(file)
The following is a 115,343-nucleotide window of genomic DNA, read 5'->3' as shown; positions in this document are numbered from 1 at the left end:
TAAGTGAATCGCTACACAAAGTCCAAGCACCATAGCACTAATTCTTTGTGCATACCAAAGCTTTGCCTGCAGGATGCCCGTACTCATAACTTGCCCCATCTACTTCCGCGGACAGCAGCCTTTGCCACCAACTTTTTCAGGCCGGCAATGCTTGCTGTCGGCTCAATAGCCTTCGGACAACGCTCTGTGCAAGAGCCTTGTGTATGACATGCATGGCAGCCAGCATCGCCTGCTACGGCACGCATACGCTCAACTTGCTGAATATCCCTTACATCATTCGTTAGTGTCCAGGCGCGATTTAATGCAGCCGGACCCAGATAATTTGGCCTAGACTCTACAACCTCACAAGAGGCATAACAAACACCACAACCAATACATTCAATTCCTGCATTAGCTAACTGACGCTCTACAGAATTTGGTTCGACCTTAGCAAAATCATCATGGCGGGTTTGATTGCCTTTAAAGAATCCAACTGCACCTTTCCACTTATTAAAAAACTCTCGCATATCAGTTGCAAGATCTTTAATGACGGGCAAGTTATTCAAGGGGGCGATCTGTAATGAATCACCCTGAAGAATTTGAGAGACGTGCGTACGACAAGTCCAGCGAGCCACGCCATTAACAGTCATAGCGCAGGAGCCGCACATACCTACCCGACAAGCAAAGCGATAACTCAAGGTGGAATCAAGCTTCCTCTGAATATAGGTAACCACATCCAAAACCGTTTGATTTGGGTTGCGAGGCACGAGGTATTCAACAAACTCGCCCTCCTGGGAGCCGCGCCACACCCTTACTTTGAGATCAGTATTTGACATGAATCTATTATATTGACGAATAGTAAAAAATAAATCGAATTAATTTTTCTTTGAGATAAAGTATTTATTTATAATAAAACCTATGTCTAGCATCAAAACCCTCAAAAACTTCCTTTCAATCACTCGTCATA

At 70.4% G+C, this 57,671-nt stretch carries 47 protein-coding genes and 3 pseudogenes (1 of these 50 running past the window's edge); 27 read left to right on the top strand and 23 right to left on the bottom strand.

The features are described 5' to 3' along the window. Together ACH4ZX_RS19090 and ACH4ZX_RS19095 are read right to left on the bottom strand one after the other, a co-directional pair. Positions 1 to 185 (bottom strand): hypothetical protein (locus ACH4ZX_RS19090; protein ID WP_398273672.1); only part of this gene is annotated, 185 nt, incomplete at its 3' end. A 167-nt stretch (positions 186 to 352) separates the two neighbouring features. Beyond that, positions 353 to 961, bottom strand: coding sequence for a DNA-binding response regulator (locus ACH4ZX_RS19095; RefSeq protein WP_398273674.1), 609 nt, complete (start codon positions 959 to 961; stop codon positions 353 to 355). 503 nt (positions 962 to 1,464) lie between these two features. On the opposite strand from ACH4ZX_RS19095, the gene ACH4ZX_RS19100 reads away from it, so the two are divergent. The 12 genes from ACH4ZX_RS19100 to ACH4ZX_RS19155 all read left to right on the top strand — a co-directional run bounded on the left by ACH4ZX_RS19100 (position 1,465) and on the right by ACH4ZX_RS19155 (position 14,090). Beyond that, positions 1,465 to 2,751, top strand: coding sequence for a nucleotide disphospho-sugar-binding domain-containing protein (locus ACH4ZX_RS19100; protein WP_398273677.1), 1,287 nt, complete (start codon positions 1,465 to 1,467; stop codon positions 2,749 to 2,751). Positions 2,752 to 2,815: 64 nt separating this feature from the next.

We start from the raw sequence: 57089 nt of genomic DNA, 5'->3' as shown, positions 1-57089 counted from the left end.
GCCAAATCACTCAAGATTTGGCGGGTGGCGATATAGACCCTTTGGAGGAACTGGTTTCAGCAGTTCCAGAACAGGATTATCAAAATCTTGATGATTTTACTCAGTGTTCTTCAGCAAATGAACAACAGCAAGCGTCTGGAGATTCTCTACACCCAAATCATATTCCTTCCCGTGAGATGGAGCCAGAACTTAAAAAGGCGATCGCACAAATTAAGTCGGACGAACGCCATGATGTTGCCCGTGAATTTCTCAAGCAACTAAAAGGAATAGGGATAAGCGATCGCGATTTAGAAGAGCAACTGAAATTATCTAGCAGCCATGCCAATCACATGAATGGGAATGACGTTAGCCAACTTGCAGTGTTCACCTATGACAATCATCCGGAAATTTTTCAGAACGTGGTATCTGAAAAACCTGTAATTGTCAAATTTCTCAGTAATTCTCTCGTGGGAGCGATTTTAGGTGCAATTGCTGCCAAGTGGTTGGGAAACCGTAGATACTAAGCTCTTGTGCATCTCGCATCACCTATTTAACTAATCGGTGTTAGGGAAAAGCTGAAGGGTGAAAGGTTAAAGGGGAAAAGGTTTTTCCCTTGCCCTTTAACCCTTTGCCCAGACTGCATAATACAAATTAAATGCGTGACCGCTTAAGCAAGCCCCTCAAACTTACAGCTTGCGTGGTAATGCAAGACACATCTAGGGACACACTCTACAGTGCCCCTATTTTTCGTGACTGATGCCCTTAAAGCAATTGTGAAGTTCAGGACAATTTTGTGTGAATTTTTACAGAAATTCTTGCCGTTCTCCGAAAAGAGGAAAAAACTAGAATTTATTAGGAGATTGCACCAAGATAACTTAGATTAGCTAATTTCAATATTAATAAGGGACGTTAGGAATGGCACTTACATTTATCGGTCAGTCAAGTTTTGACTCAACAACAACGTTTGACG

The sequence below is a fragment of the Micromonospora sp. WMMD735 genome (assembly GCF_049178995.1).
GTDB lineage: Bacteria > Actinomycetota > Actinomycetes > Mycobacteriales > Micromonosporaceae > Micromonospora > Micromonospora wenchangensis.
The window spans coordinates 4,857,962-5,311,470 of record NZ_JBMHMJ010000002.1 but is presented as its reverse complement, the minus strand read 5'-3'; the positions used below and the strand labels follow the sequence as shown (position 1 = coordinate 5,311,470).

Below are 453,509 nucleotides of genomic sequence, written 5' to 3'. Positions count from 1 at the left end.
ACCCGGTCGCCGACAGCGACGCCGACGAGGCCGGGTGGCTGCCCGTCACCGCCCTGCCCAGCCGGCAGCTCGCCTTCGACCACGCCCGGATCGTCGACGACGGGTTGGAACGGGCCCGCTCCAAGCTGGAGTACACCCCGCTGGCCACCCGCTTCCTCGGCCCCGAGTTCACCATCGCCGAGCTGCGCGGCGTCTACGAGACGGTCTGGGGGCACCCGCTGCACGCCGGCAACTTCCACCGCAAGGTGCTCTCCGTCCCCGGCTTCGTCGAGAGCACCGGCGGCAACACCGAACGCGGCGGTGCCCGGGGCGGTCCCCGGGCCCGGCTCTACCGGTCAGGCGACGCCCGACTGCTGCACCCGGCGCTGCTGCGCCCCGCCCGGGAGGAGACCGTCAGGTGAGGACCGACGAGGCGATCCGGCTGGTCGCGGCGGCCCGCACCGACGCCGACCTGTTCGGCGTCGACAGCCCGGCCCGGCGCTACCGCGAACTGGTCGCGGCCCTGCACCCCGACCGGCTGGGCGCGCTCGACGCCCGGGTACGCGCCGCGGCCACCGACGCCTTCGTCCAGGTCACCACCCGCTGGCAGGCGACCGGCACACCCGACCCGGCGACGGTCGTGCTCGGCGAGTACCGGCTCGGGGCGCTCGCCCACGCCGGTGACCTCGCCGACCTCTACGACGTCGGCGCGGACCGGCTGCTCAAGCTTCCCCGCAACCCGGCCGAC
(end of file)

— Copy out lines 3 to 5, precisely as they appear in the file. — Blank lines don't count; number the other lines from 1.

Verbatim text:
At 70.4% G+C, this 57,671-nt stretch carries 47 protein-coding genes and 3 pseudogenes (1 of these 50 running past the window's edge); 27 read left to right on the top strand and 23 right to left on the bottom strand.

The features are described 5' to 3' along the window. Together ACH4ZX_RS19090 and ACH4ZX_RS19095 are read right to left on the bottom strand one after the other, a co-directional pair. Positions 1 to 185 (bottom strand): hypothetical protein (locus ACH4ZX_RS19090; protein ID WP_398273672.1); only part of this gene is annotated, 185 nt, incomplete at its 3' end. A 167-nt stretch (positions 186 to 352) separates the two neighbouring features. Beyond that, positions 353 to 961, bottom strand: coding sequence for a DNA-binding response regulator (locus ACH4ZX_RS19095; RefSeq protein WP_398273674.1), 609 nt, complete (start codon positions 959 to 961; stop codon positions 353 to 355). 503 nt (positions 962 to 1,464) lie between these two features. On the opposite strand from ACH4ZX_RS19095, the gene ACH4ZX_RS19100 reads away from it, so the two are divergent. The 12 genes from ACH4ZX_RS19100 to ACH4ZX_RS19155 all read left to right on the top strand — a co-directional run bounded on the left by ACH4ZX_RS19100 (position 1,465) and on the right by ACH4ZX_RS19155 (position 14,090). Beyond that, positions 1,465 to 2,751, top strand: coding sequence for a nucleotide disphospho-sugar-binding domain-containing protein (locus ACH4ZX_RS19100; protein WP_398273677.1), 1,287 nt, complete (start codon positions 1,465 to 1,467; stop codon positions 2,749 to 2,751). Positions 2,752 to 2,815: 64 nt separating this feature from the next.

We start from the raw sequence: 57089 nt of genomic DNA, 5'->3' as shown, positions 1-57089 counted from the left end.